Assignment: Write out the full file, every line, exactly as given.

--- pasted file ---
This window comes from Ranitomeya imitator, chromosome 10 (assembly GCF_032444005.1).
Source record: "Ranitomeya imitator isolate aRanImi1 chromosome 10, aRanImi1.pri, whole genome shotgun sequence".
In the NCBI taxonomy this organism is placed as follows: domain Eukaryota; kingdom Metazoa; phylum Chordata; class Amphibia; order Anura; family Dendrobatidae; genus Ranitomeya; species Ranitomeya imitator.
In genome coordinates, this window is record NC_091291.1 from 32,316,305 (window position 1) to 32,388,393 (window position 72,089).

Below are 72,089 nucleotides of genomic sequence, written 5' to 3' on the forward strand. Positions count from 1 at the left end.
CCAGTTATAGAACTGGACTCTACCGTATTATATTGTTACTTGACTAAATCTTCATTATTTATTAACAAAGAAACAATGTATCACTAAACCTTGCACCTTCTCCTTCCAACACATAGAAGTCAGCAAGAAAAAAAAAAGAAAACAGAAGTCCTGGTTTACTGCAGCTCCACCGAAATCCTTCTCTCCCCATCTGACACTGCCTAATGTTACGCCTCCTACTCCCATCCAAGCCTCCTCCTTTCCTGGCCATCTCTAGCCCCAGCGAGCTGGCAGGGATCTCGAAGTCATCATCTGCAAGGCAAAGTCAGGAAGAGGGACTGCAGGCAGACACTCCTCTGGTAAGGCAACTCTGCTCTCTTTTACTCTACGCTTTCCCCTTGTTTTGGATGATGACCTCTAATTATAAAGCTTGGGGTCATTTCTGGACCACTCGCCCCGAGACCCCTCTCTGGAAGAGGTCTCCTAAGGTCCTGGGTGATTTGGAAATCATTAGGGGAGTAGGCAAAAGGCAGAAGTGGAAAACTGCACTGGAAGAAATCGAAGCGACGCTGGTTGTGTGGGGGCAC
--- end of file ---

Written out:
This window comes from Ranitomeya imitator, chromosome 10 (assembly GCF_032444005.1).
Source record: "Ranitomeya imitator isolate aRanImi1 chromosome 10, aRanImi1.pri, whole genome shotgun sequence".
In the NCBI taxonomy this organism is placed as follows: domain Eukaryota; kingdom Metazoa; phylum Chordata; class Amphibia; order Anura; family Dendrobatidae; genus Ranitomeya; species Ranitomeya imitator.
In genome coordinates, this window is record NC_091291.1 from 32,316,305 (window position 1) to 32,388,393 (window position 72,089).

Below are 72,089 nucleotides of genomic sequence, written 5' to 3' on the forward strand. Positions count from 1 at the left end.
CCAGTTATAGAACTGGACTCTACCGTATTATATTGTTACTTGACTAAATCTTCATTATTTATTAACAAAGAAACAATGTATCACTAAACCTTGCACCTTCTCCTTCCAACACATAGAAGTCAGCAAGAAAAAAAAAAGAAAACAGAAGTCCTGGTTTACTGCAGCTCCACCGAAATCCTTCTCTCCCCATCTGACACTGCCTAATGTTACGCCTCCTACTCCCATCCAAGCCTCCTCCTTTCCTGGCCATCTCTAGCCCCAGCGAGCTGGCAGGGATCTCGAAGTCATCATCTGCAAGGCAAAGTCAGGAAGAGGGACTGCAGGCAGACACTCCTCTGGTAAGGCAACTCTGCTCTCTTTTACTCTACGCTTTCCCCTTGTTTTGGATGATGACCTCTAATTATAAAGCTTGGGGTCATTTCTGGACCACTCGCCCCGAGACCCCTCTCTGGAAGAGGTCTCCTAAGGTCCTGGGTGATTTGGAAATCATTAGGGGAGTAGGCAAAAGGCAGAAGTGGAAAACTGCACTGGAAGAAATCGAAGCGACGCTGGTTGTGTGGGGGCAC